I’m Awesome (at) Parkour! by Shuli J. '22, MEng '23
and other fun things i'm doing this Independent Activities Period
IAP is in full swing, and I am having a blast! At MIT, the second semester doesn’t start until February; instead, we use January to do internships, travel, take classes, and/or just have fun. Here’s what I’m up to this IAP (with headers inspired by me realizing that parkour easily fit the IAP acronym, and then spending a quarter of an hour trying to come up with cute names for everything else I’m doing, too):…well, mediocre might be a more accurate word choice. But that’s unsurprising, considering i’ve been doing it for approximately two weeks! Parkour has been super fun and the two guys running it are very good teachers — I love that they break down all the different motions we learn for us and explain why they’re useful, even when we’re Which will NEVER be 'just' crawling to me again. Oh god, I'm so sore for the warmup. It’s definitely Real Exercise TM, which I wasn’t expecting as much as I should have been, but that’s honestly a bonus (living in EC means I really don’t get much unintentional exercise…) As we learn, the impressive-looking parts of parkour have started to seem more and more doable. I’m really looking forward to learning more ways to jump over, onto, and off various objects!
I’m taking 18.02A, a version of multivariable calculus that starts in the fall and finishes in January. It’s the realest class of all the classes I’m in, which means psets, a midterm, a final, and daily lectures. The pace is definitely way faster in IAP, and having only one class is a weird feeling — I’m not keeping busy, but I can’t relax either, and I sometimes find myself wishing that the semester would hurry up and come already, or that I could go back to break. With that said, learning math is super exciting!!!! I’m 100% that nerd in the front row, excitedly texting my parents I am now a master of div, grad, AND curl!!!…which is to say, I’m having a real good time :D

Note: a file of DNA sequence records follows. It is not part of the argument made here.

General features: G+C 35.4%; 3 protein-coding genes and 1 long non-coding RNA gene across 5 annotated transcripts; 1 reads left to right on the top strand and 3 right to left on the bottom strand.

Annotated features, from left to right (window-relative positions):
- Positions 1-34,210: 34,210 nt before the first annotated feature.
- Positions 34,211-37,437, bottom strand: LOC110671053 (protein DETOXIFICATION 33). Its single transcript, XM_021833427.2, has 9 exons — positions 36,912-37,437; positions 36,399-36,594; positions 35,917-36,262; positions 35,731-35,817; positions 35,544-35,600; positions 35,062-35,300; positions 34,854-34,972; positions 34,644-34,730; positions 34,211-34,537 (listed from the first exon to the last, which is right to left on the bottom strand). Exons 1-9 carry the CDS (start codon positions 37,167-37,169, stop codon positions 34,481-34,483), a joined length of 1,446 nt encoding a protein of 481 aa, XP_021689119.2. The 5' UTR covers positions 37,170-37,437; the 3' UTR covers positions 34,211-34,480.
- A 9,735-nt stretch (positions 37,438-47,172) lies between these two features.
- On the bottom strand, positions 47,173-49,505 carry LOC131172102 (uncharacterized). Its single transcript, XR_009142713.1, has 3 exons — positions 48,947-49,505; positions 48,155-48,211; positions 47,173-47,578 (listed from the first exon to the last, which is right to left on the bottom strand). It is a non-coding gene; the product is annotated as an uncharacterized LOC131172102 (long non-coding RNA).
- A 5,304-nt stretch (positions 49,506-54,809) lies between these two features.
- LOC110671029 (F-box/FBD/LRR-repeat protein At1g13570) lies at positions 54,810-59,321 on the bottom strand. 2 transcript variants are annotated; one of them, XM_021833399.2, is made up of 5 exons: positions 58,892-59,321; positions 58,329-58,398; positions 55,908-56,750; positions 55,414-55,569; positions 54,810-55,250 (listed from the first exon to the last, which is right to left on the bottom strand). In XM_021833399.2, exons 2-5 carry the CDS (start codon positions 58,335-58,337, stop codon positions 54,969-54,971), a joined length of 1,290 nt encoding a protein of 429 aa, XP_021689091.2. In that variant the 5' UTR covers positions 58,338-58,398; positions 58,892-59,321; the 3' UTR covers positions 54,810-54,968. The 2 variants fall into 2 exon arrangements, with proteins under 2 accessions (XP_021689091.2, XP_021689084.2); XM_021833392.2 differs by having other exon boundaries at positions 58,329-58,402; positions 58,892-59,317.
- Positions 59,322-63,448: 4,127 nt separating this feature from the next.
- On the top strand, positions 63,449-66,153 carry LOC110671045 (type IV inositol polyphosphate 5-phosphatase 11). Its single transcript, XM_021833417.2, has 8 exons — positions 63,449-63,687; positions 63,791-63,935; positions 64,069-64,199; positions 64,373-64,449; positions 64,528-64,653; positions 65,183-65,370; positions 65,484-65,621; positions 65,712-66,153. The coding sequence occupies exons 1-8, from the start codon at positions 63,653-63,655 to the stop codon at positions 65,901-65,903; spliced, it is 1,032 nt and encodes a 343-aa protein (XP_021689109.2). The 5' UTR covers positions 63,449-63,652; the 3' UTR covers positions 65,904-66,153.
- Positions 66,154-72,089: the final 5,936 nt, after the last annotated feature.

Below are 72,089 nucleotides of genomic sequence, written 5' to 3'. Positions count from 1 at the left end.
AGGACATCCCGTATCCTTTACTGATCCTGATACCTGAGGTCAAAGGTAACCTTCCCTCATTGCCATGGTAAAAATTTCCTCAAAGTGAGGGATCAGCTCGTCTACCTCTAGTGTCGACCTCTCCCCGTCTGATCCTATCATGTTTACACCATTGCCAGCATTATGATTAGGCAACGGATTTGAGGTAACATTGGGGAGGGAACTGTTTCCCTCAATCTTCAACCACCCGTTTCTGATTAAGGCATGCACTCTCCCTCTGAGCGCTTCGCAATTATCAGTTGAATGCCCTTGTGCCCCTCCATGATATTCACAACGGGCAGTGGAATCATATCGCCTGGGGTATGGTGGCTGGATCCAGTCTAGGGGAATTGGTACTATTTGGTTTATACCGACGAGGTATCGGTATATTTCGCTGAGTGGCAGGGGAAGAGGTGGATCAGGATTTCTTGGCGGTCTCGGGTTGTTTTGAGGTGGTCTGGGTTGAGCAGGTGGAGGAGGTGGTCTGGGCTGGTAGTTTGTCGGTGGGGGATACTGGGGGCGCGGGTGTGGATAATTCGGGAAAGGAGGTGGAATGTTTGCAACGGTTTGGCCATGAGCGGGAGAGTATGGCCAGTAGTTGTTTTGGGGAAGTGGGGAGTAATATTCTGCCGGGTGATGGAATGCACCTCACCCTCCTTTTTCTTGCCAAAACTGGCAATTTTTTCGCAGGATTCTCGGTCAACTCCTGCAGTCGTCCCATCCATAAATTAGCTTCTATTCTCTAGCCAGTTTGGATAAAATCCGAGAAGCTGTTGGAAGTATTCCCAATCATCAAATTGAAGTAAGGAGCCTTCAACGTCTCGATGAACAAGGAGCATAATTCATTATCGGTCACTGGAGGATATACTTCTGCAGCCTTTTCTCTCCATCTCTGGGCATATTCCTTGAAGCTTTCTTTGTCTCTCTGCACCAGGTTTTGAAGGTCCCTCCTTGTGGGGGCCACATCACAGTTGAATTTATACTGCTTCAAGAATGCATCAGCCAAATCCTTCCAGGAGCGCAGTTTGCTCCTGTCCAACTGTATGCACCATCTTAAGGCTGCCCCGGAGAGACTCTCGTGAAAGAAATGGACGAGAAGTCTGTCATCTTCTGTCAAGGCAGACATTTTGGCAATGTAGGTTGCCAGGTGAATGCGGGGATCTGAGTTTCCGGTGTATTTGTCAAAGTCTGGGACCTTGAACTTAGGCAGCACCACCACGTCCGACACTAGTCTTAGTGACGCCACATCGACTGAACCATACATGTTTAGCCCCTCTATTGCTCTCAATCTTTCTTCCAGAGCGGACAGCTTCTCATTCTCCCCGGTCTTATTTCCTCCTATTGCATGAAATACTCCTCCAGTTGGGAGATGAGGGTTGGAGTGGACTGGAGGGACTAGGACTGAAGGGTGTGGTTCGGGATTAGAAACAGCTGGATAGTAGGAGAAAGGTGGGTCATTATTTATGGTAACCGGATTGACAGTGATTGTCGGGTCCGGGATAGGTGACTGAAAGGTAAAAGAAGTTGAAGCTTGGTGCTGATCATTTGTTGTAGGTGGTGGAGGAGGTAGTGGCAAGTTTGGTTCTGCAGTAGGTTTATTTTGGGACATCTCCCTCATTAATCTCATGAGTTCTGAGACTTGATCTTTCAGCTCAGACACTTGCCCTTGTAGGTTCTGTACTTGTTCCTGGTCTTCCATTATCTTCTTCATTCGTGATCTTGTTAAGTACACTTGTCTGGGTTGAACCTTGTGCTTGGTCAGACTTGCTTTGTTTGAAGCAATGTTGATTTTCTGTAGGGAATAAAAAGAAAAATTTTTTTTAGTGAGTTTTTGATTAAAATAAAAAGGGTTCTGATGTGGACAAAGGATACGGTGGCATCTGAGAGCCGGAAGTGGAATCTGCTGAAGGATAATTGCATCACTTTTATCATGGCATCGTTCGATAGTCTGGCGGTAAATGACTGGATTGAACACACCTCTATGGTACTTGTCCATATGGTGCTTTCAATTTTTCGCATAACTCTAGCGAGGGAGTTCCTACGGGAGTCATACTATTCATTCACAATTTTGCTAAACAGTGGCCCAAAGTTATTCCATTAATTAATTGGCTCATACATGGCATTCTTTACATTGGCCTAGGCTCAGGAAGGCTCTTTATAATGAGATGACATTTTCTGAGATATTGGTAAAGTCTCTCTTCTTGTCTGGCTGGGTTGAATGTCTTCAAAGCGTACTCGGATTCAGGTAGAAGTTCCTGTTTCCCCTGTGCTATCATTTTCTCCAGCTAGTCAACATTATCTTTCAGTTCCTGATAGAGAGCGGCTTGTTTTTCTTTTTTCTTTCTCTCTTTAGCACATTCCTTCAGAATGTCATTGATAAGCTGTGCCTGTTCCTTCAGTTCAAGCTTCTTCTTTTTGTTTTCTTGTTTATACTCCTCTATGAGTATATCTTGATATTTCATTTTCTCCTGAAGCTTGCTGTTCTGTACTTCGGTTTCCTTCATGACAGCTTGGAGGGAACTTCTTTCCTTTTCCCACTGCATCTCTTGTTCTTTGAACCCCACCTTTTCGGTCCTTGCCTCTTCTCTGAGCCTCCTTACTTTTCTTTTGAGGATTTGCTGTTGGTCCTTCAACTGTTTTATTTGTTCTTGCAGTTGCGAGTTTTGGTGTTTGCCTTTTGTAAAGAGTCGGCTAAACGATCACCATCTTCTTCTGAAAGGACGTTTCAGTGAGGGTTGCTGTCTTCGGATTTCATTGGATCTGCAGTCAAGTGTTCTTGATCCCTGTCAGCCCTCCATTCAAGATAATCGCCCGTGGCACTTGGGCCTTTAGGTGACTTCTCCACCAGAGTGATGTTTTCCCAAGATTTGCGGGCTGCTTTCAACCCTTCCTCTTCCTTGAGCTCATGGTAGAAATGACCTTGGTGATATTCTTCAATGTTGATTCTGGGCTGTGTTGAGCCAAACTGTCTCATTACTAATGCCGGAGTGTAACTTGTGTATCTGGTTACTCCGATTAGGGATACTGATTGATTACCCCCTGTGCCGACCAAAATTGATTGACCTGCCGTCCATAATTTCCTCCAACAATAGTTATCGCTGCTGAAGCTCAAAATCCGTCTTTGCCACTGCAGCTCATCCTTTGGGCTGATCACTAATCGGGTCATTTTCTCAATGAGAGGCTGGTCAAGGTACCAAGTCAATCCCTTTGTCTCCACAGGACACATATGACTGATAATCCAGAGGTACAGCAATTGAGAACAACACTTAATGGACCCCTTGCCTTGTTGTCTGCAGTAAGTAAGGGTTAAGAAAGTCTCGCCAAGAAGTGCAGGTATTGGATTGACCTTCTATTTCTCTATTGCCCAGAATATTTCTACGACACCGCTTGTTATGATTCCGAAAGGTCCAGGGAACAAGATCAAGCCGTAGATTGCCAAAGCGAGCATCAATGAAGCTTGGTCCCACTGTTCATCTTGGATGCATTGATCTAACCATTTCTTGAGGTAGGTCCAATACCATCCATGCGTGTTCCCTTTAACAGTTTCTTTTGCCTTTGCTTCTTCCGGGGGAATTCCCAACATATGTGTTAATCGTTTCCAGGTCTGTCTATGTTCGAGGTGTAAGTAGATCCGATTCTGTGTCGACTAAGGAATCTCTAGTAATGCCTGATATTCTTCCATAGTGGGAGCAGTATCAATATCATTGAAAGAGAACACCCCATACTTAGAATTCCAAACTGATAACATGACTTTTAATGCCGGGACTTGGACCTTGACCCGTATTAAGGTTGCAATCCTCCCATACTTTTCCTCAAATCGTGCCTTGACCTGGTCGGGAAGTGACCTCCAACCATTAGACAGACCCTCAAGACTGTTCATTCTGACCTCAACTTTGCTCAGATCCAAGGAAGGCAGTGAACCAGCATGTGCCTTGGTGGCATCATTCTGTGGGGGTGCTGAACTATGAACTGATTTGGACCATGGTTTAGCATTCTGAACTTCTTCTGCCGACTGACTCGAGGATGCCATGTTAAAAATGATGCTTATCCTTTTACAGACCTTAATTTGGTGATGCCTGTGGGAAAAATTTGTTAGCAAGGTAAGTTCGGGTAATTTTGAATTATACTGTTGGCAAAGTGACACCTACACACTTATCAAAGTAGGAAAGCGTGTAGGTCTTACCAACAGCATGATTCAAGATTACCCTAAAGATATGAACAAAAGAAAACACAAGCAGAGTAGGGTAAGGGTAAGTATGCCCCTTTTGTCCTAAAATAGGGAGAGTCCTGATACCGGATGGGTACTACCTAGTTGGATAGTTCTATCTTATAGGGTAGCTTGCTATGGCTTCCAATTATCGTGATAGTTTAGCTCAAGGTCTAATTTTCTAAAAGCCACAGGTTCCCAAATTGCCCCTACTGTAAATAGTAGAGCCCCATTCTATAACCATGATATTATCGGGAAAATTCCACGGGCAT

During the semester, if you live in a dorm with a dining hall (which I don’t), it’s mandatory to have at least some sort of meal plan. This isn’t true over IAP, so lots of people learn to “fend for themselves” by purposely choosing to go mealplanless and cook instead. I’ve been fending for myself for a few months now, but I did take this opportunity to cook more than I would normally have time to do! In addition to my usual meals, I tried out a new chicken marinade (it’s the first one on Google, but wow, it’s really good!!), made key lime pie (and then angel food cake to use up leftover ingredients), and recreated the butterscotch fudge of my childhood. I’ve been really impressed by how easy it is to make delicious, interesting food! Next up is loukoumades, aka When I looked these up so I could attach that Wikipedia link, I learned that they're not just Greek! If you're a etymology nerd like me, click through to find out the cool source of the name. dough balls soaked in honey. MMmmmm glucose 😋